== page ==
Celery is a cool season crop, sensitive to extremes in temperature, and can be challenging to grow. It is typically seeded 8 to 10 weeks before being transplanted in nutrient-rich soil (which should be tested for nematodes before insertion), with the most robust plants together for uniform harvests. For best results, transplants should have a few leaves and well developed roots. It is best to allow ample space between rows (6 to 7 inches apart) to encourage upward growth.

Once transplanted, celery should not be exposed to temperatures below 50°F for any extended period of time to prevent premature bolting. Row covers can be used to protect from frost. Celery prefers steady, continuous growth, should be trimmed, and requires consistent watering (in excess of 1 inch per week).

To prevent decay a sharp blade and attention to minimizing abrasions and damage to cut-ends is recommended. Celery should be stacked and packed carefully after harvest to prevent injury. As it is highly perishable, celery should be cooled (forced air, hydrocooled, or vacuum cooled) immediately after harvest to between 32 and 36°F with high humidity.

Since celery is held and transported near freezing temperatures, freezing injury is occasionally found at receiving point, presenting with a flabby, water-soaked condition of both the leaves and stalks. Freezing injury may also cause circular sunken lesions on the stalk, which will soon become brown. It is important to note the location and stage of freezing injury, as the freezing injury may also have occurred in the field.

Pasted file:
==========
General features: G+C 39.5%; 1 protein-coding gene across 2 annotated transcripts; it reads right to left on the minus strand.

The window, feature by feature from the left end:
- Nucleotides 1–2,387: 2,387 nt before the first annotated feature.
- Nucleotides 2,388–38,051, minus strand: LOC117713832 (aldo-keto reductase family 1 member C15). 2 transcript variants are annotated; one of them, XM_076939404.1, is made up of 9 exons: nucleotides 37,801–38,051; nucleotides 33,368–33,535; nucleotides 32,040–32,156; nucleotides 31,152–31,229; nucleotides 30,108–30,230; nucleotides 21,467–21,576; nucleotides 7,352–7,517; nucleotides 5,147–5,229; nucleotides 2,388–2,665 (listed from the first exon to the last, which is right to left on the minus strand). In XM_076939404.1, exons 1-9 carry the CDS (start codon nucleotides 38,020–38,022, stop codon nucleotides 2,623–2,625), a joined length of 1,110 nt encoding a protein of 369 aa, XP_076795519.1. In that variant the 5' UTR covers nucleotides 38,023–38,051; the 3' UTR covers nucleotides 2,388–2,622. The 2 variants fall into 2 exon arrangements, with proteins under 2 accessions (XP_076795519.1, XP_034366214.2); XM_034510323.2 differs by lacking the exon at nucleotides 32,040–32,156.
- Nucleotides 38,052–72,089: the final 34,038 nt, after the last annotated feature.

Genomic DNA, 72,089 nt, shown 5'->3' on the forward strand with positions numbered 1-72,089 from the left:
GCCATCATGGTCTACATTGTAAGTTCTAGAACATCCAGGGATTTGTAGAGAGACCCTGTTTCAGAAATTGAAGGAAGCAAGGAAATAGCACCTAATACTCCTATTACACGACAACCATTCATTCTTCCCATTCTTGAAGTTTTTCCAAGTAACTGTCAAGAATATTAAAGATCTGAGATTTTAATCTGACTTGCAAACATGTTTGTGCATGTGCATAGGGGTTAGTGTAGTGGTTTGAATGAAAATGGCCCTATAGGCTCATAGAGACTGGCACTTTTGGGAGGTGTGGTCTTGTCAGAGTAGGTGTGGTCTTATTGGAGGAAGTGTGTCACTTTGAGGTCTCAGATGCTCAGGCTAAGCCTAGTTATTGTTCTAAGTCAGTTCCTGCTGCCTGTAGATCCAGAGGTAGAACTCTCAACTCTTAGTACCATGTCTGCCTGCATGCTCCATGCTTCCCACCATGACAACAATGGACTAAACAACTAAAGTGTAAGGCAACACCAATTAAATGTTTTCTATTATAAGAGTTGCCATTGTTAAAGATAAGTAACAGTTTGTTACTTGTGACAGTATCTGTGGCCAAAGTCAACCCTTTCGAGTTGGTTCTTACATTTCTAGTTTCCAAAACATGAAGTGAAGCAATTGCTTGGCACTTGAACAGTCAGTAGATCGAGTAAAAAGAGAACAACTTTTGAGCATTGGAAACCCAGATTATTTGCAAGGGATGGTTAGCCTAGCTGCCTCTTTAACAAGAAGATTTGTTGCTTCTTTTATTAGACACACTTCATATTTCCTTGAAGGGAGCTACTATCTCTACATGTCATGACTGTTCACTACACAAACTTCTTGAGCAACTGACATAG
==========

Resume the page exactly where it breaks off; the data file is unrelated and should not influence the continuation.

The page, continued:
Like asparagus, celery continues to grow after harvest: extra horizontal space should be allowed in crates.

Celery is divided into U.S. Extra No. 1, U.S. No. 1, and U.S. No. 2 grades.

High-quality celery will possess similar varietal characteristics and be well-developed, well-formed, well-trimmed, clean, and free from damage and disease. Defects include blackheart, blight, soft rot, brown stem, mold, wilt, or pithiness; stalks should be free from freezing or mechanical damage as well as cracks, scuffing, and insects. Stalks should be green unless specified as blanched.

References: Cornell University, New England Vegetable Management Guide, North Carolina State University Extension, USDA, Utah State University Extension.


Generally speaking, the percentage of defects shown on a timely government inspection certificate should not exceed the percentage of allowable defects, provided: (1) transportation conditions were normal; (2) the U.S. Department of Agriculture (USDA) or Canadian Food Inspection Agency (CFIA) inspection was timely; and (3) the entire lot was inspected.

U.S. Grade Standards Days Since Shipment % of Defects Allowed Optimum Transit Temp. (°F)
10-2 5

Canadian good arrival guidelines (unless otherwise noted) are broken down into five parts as follows: maximum percentage of defects, maximum percentage of permanent defects, maximum percentage for any single permanent defect, maximum percentage for any single condition defect, and maximum for decay. Canadian destination guidelines are 15-10-5-10-4.

References: DRC, PACA, USDA.


Weekly Movements and Prices, USA

Source: Chart by Gallo Torrez Agricultural Price Trends (GTAPT),, compiled from USDA data.

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